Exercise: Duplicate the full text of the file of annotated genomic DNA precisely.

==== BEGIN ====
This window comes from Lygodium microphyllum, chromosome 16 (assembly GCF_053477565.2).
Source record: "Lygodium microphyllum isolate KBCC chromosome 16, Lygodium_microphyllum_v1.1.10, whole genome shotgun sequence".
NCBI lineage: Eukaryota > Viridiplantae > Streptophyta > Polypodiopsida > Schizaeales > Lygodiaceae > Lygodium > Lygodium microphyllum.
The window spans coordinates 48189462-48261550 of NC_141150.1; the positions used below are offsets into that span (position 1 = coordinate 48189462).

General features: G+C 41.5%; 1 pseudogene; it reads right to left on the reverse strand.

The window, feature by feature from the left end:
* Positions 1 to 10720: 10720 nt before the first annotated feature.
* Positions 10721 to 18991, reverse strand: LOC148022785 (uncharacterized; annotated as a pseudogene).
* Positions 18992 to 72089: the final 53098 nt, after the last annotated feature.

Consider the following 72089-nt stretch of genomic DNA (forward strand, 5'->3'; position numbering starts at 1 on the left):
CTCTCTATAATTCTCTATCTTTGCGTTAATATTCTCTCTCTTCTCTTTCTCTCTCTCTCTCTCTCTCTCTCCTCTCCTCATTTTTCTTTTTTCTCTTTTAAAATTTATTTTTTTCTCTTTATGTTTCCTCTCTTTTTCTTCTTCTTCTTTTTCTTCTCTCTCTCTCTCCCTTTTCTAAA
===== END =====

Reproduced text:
This window comes from Lygodium microphyllum, chromosome 16 (assembly GCF_053477565.2).
Source record: "Lygodium microphyllum isolate KBCC chromosome 16, Lygodium_microphyllum_v1.1.10, whole genome shotgun sequence".
NCBI lineage: Eukaryota > Viridiplantae > Streptophyta > Polypodiopsida > Schizaeales > Lygodiaceae > Lygodium > Lygodium microphyllum.
The window spans coordinates 48189462-48261550 of NC_141150.1; the positions used below are offsets into that span (position 1 = coordinate 48189462).

General features: G+C 41.5%; 1 pseudogene; it reads right to left on the reverse strand.

The window, feature by feature from the left end:
* Positions 1 to 10720: 10720 nt before the first annotated feature.
* Positions 10721 to 18991, reverse strand: LOC148022785 (uncharacterized; annotated as a pseudogene).
* Positions 18992 to 72089: the final 53098 nt, after the last annotated feature.

Consider the following 72089-nt stretch of genomic DNA (forward strand, 5'->3'; position numbering starts at 1 on the left):
CTCTCTATAATTCTCTATCTTTGCGTTAATATTCTCTCTCTTCTCTTTCTCTCTCTCTCTCTCTCTCTCTCCTCTCCTCATTTTTCTTTTTTCTCTTTTAAAATTTATTTTTTTCTCTTTATGTTTCCTCTCTTTTTCTTCTTCTTCTTTTTCTTCTCTCTCTCTCTCCCTTTTCTAAA